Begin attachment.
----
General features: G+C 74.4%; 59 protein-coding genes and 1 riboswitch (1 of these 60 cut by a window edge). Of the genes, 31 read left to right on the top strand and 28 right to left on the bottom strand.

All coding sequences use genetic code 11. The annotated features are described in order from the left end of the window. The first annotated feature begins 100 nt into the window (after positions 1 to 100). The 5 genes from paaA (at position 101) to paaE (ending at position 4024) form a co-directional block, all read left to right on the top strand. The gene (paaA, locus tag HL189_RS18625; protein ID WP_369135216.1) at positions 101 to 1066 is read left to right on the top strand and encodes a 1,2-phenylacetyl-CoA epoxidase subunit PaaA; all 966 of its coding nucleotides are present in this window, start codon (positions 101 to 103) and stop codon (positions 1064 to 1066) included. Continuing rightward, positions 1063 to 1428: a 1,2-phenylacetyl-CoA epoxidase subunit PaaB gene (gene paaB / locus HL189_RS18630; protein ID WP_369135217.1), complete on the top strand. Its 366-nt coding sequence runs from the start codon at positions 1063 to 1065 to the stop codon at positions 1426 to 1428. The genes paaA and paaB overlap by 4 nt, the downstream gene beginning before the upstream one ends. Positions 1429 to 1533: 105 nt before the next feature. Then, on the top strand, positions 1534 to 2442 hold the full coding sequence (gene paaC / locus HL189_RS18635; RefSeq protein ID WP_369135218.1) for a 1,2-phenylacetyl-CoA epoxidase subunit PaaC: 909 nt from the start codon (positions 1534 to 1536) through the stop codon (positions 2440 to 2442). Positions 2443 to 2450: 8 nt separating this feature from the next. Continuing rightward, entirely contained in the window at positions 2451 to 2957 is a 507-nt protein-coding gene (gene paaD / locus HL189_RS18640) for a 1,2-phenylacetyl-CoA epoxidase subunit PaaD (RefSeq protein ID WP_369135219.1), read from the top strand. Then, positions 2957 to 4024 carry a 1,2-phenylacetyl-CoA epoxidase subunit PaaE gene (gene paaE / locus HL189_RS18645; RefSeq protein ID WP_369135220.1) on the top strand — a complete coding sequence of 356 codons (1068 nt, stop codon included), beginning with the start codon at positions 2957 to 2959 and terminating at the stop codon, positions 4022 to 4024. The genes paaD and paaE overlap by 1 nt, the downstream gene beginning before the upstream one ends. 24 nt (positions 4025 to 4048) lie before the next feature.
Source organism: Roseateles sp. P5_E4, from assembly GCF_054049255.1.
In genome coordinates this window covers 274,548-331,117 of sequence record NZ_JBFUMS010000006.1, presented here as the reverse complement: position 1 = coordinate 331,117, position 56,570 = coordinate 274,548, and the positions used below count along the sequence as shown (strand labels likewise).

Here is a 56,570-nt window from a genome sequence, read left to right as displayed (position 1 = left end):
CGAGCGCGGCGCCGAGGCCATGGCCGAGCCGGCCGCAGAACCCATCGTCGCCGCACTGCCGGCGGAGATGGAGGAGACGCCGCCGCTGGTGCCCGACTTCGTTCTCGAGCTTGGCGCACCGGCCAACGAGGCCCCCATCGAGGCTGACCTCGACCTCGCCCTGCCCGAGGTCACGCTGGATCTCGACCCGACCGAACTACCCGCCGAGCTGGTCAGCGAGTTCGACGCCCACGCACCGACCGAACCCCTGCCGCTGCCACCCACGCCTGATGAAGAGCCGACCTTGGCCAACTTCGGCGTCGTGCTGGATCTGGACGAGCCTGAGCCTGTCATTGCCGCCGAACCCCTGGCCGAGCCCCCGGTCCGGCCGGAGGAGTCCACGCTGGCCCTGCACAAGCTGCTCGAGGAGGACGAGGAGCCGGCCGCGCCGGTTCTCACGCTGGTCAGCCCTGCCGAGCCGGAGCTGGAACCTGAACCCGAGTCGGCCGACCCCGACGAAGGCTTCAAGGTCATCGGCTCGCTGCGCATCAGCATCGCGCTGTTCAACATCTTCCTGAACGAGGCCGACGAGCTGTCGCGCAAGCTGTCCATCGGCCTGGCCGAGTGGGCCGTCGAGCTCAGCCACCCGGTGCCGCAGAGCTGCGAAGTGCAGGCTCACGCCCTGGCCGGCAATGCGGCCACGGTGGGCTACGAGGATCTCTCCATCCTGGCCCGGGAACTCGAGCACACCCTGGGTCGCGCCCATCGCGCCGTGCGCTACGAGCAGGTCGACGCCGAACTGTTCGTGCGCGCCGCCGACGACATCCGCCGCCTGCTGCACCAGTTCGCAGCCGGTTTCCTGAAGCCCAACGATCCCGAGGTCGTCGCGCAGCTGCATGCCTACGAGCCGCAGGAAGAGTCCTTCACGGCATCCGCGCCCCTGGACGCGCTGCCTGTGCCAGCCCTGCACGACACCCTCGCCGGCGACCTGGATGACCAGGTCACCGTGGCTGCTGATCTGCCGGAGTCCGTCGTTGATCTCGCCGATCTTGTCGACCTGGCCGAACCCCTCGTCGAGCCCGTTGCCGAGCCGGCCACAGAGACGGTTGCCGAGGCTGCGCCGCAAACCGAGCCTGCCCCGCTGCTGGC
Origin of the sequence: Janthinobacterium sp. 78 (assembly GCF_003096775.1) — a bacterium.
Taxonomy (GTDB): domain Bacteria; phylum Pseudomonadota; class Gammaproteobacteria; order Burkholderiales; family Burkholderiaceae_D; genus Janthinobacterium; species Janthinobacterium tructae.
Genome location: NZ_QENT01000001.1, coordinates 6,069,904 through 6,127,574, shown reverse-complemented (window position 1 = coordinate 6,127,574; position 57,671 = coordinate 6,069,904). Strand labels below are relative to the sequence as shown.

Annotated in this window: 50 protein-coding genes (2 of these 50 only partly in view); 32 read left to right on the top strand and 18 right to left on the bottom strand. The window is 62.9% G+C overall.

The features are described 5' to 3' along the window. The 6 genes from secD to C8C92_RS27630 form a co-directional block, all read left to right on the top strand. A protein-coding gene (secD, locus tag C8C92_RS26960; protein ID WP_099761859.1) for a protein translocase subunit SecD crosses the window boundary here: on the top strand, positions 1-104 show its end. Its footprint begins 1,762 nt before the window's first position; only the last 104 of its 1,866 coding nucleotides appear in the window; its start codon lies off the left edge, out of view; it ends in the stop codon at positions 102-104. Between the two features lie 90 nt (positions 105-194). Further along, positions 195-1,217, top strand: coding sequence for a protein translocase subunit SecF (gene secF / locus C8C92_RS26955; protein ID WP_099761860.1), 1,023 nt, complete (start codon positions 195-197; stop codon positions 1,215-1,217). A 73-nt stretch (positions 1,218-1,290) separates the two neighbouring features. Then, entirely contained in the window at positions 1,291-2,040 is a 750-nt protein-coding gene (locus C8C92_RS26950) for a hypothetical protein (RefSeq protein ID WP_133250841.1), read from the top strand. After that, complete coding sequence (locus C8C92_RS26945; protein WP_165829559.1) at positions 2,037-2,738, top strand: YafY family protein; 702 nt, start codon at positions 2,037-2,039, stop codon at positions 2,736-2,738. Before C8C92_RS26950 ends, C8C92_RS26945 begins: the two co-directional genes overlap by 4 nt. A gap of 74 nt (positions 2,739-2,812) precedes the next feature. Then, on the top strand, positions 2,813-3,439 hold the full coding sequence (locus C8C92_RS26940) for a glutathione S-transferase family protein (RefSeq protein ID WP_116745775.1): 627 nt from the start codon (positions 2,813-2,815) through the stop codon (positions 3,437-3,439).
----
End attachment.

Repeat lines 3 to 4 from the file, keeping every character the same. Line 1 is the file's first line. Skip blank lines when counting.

Source organism: Roseateles sp. P5_E4, from assembly GCF_054049255.1.
In genome coordinates this window covers 274,548-331,117 of sequence record NZ_JBFUMS010000006.1, presented here as the reverse complement: position 1 = coordinate 331,117, position 56,570 = coordinate 274,548, and the positions used below count along the sequence as shown (strand labels likewise).